Aug. 3, 2008 — -- Swollen and scared, Allena Hansen's face still has the very visible scars of her encounter with a black bear 10 days ago. Large pink wounds cover her forehead and cheeks, but the 56-year-old California resident doesn't need the physical remnants to serve as a reminder of her near-death experience.
She vividly remembers the details of what happened as she walked her dogs in Kern County, Calif.
"My first sensation was that it was a little, tiny bear, but what a bully," Hansen said.
But the 150-pound bear was no small wonder compared to the 100-pound Hansen, and the animal pounced on her.
"I found myself down on the ground. I heard, 'Chomp, chomp, chomp.' I felt it go through my skull. I felt it bite through this eye," Hansen said. "I heard kind of a squishy, crunchy pop. I went, 'There goes my eye!' Then it got a hold of my face and started shaking -- you know, worrying it. I could feel it tearing off. I could feel the blood, the wetness; I could see it dripping, I could hear it 'whooshing.' And I think the one thing that was most vivid to me was watching that little bugger spit my teeth out."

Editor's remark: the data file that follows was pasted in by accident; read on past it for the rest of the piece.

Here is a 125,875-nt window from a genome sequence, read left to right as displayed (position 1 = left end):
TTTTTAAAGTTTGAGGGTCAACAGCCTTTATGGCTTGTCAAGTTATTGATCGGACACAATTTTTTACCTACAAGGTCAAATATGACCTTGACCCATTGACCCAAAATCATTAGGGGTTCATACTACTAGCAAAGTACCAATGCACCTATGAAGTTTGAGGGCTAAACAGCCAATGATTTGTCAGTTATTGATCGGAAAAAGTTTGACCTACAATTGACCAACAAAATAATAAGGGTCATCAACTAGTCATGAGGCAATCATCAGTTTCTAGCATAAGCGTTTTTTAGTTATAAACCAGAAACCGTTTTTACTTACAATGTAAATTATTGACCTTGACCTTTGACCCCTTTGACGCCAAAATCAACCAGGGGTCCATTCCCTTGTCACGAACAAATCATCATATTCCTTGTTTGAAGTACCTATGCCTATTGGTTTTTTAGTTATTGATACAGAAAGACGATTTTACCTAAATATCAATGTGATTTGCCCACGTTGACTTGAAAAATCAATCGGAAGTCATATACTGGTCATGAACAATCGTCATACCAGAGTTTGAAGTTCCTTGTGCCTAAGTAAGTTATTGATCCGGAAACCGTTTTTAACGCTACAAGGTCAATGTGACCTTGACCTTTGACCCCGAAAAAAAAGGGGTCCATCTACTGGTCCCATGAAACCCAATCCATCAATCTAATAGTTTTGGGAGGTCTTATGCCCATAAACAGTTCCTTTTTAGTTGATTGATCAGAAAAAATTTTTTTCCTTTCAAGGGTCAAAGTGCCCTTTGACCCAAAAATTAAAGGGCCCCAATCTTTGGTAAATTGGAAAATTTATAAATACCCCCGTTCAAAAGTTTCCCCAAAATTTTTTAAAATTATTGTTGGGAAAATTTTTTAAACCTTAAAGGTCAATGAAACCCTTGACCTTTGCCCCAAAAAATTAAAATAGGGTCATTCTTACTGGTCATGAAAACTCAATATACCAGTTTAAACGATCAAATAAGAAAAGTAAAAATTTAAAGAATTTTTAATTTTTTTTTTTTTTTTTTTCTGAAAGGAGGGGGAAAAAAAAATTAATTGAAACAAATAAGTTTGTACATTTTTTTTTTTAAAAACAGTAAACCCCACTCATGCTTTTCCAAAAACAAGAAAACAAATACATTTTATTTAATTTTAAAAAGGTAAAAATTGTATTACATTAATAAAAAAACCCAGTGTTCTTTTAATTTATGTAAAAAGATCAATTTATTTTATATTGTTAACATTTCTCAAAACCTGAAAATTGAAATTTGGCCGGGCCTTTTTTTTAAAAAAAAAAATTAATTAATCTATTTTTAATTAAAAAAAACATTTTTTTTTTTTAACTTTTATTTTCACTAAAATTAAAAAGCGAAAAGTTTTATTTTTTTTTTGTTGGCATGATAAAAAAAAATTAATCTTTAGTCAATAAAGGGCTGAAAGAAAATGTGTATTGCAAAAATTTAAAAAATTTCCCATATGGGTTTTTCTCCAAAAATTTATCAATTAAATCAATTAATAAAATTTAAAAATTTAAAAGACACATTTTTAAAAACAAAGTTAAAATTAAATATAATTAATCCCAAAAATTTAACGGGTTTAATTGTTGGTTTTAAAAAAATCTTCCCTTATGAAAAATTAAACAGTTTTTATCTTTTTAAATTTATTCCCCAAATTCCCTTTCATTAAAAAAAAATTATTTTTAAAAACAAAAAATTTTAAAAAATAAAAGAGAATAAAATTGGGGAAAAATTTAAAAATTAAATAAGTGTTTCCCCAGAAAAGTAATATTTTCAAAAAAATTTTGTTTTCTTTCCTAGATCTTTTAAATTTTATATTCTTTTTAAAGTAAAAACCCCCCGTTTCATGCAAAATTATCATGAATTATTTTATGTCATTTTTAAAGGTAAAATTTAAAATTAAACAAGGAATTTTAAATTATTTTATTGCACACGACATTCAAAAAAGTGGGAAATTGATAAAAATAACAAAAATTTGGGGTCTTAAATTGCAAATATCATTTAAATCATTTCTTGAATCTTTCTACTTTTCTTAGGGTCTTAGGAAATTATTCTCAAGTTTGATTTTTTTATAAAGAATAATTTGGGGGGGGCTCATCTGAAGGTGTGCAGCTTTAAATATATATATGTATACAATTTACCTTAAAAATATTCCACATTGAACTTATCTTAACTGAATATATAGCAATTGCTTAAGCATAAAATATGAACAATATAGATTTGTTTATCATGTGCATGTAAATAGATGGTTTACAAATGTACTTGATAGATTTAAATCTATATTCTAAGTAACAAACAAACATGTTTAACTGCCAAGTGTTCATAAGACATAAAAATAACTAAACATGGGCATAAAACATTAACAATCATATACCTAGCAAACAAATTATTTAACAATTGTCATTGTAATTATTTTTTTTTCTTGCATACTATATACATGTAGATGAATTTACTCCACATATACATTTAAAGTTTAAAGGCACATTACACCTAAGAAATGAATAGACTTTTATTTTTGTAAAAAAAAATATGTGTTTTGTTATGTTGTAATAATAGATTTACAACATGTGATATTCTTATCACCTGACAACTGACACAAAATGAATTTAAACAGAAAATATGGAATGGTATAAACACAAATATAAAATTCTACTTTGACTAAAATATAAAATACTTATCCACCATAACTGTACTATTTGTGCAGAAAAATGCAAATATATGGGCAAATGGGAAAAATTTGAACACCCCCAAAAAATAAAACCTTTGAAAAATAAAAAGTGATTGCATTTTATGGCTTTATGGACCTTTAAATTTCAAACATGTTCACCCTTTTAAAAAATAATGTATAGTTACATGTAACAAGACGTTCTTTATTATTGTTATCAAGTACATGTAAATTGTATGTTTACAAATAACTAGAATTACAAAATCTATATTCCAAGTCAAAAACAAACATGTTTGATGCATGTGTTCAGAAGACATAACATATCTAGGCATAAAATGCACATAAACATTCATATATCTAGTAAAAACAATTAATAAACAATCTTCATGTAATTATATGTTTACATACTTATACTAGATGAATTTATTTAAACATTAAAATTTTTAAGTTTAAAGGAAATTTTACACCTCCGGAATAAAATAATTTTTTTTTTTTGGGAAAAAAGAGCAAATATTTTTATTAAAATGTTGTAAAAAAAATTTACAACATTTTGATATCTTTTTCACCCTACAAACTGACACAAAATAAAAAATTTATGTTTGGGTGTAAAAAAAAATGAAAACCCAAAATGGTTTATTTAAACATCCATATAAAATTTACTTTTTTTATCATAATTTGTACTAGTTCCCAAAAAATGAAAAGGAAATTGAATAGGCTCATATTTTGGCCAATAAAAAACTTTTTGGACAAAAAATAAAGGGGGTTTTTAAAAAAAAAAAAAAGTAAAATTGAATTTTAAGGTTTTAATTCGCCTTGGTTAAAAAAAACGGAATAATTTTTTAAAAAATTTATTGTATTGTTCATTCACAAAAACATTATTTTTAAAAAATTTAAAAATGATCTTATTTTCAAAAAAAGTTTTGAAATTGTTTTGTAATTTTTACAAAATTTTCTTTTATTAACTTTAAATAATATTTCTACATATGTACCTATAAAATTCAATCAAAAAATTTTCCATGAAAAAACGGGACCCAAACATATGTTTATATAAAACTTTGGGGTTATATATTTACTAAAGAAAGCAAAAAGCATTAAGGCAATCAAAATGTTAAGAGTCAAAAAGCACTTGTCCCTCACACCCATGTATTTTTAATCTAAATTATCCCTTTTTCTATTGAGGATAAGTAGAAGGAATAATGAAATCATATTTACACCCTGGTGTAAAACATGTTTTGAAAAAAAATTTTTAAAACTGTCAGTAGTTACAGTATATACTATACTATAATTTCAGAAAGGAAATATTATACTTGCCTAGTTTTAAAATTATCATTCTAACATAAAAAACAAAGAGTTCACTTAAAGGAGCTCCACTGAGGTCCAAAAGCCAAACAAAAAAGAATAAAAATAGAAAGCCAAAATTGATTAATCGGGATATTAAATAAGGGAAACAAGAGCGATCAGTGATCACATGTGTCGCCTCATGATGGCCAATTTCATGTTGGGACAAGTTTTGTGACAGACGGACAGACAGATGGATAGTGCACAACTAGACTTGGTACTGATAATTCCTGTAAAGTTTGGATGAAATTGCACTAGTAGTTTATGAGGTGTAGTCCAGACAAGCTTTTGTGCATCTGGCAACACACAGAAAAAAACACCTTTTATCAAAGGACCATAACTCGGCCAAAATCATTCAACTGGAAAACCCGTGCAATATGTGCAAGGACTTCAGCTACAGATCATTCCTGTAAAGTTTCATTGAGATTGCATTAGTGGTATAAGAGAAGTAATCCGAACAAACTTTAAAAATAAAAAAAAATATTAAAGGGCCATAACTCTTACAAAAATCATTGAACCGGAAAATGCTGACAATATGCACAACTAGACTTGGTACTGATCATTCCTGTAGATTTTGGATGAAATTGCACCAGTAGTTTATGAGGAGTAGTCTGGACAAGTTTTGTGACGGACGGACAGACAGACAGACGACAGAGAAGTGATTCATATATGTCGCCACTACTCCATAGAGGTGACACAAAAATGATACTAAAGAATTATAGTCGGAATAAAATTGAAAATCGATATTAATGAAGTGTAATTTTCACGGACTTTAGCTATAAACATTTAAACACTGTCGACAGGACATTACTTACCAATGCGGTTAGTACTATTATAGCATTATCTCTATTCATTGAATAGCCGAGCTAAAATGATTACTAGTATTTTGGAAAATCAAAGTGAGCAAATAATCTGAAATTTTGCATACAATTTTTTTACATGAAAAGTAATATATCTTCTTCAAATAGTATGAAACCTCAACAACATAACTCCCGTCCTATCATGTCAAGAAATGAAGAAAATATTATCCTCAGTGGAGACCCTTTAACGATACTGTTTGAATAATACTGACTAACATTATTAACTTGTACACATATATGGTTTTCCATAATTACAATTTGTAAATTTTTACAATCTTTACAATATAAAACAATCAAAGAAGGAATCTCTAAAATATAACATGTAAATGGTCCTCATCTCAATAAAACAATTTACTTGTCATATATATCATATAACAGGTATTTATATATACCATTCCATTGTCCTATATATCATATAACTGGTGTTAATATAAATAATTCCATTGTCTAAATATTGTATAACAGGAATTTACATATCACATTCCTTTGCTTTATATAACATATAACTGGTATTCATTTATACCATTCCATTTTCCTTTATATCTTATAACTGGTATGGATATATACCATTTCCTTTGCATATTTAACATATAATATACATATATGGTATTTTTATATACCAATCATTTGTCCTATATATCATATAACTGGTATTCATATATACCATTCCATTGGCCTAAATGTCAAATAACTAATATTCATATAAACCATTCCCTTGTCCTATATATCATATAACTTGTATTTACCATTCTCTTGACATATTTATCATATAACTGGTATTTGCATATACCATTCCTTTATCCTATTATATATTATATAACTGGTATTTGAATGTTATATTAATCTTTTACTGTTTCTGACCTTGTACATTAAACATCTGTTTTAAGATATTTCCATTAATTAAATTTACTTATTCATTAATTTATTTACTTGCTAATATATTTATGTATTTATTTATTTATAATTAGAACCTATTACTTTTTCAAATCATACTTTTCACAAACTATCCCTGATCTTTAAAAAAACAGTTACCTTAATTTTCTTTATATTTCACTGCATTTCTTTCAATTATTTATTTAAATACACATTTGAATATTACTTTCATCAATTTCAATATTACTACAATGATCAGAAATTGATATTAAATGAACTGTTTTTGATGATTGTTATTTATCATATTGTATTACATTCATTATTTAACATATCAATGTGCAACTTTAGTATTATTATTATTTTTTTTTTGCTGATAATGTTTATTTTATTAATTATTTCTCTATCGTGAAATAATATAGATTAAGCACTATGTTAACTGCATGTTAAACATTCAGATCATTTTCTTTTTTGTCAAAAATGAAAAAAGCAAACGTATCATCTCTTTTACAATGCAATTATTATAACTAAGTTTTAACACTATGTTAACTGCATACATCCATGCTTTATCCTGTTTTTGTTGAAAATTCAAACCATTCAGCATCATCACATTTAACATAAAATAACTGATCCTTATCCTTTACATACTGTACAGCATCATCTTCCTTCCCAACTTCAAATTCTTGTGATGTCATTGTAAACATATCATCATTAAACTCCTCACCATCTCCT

Severely injured, Hansen nearly gave up hope for her own life, until she thought of her son, and her two dogs, Decoy and Arky, came to her rescue.
"I went, you know, 'If the dogs [are] willing to make the sacrifice, the least that I could do is make an effort,'" she said.
The dogs' barking created enough of a distraction to allow Hansen to escape. Still, she'd have to manage to hike 10 minutes over rough terrain to make it to her car. When she arrived at the vehicle, Hansen caught the first glimpse of her injuries in the rearview mirror.
She managed to drive herself four miles to the nearest fire station.
"[It was] kind of bizarre, because I asked her her name and she told me, 'Allena Hansen.' And I know Allena Hansen. I didn't recognize her. I don't know how she was able to even see," said Kern County fire department Capt. Curt Merrill.
Officials airlifted Hansen to UCLA Medical Center where it took surgeons more than 10 hours to put her face back together.
"She had an indentation of the bone where the bear's claw tore through her face," said Dr. Kimberly Lee, of UCLA Medical Center.
Now, Hansen is back at home and recovering, but her son said he's not surprised his feisty mother survived the attack.
"I think I can safely say that it is going to take more than some punk little bear to get rid of her," Hansen's son Alec Newman said.
KABC-TV contributed to this report.